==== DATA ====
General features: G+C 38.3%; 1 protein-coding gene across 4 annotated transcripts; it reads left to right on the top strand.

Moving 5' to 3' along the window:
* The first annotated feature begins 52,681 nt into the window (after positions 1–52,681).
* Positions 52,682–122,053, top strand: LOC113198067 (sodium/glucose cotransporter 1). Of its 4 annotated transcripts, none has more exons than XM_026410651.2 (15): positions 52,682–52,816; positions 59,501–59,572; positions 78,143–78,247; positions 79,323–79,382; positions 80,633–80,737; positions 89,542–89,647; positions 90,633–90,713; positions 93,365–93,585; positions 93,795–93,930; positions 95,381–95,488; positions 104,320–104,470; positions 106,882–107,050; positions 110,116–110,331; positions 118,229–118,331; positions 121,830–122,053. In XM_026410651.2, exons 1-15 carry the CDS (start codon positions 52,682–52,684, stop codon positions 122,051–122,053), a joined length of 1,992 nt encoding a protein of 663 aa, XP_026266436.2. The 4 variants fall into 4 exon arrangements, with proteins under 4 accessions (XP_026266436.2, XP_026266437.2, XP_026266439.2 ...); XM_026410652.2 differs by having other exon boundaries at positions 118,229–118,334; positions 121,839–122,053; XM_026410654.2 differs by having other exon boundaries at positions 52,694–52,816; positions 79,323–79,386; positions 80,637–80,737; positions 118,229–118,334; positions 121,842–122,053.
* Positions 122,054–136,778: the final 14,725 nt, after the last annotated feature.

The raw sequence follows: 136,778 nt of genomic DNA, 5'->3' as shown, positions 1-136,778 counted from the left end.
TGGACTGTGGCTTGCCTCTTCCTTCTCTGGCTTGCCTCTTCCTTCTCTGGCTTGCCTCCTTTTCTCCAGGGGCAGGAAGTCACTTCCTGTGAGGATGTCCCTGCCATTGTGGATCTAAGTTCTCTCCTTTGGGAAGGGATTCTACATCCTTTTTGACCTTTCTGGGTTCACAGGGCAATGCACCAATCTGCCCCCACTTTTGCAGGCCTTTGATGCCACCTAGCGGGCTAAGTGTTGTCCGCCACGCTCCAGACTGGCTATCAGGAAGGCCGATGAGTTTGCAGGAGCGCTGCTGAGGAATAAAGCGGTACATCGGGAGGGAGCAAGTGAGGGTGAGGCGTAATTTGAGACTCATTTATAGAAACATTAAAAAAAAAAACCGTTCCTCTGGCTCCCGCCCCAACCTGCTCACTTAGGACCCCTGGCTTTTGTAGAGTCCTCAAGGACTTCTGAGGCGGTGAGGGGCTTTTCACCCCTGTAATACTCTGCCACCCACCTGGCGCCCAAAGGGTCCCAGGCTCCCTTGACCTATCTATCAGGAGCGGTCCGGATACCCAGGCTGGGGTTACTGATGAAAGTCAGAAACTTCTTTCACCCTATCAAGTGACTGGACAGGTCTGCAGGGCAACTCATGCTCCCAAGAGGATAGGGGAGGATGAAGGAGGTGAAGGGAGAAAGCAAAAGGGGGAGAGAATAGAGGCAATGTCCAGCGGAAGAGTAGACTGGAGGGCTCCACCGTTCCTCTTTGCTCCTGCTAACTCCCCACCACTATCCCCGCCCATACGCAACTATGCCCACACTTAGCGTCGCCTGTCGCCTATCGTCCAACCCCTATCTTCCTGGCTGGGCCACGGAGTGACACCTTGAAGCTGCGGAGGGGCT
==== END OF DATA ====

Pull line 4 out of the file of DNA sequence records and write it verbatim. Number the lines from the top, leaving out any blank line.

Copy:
* Positions 52,682–122,053, top strand: LOC113198067 (sodium/glucose cotransporter 1). Of its 4 annotated transcripts, none has more exons than XM_026410651.2 (15): positions 52,682–52,816; positions 59,501–59,572; positions 78,143–78,247; positions 79,323–79,382; positions 80,633–80,737; positions 89,542–89,647; positions 90,633–90,713; positions 93,365–93,585; positions 93,795–93,930; positions 95,381–95,488; positions 104,320–104,470; positions 106,882–107,050; positions 110,116–110,331; positions 118,229–118,331; positions 121,830–122,053. In XM_026410651.2, exons 1-15 carry the CDS (start codon positions 52,682–52,684, stop codon positions 122,051–122,053), a joined length of 1,992 nt encoding a protein of 663 aa, XP_026266436.2. The 4 variants fall into 4 exon arrangements, with proteins under 4 accessions (XP_026266436.2, XP_026266437.2, XP_026266439.2 ...); XM_026410652.2 differs by having other exon boundaries at positions 118,229–118,334; positions 121,839–122,053; XM_026410654.2 differs by having other exon boundaries at positions 52,694–52,816; positions 79,323–79,386; positions 80,637–80,737; positions 118,229–118,334; positions 121,842–122,053.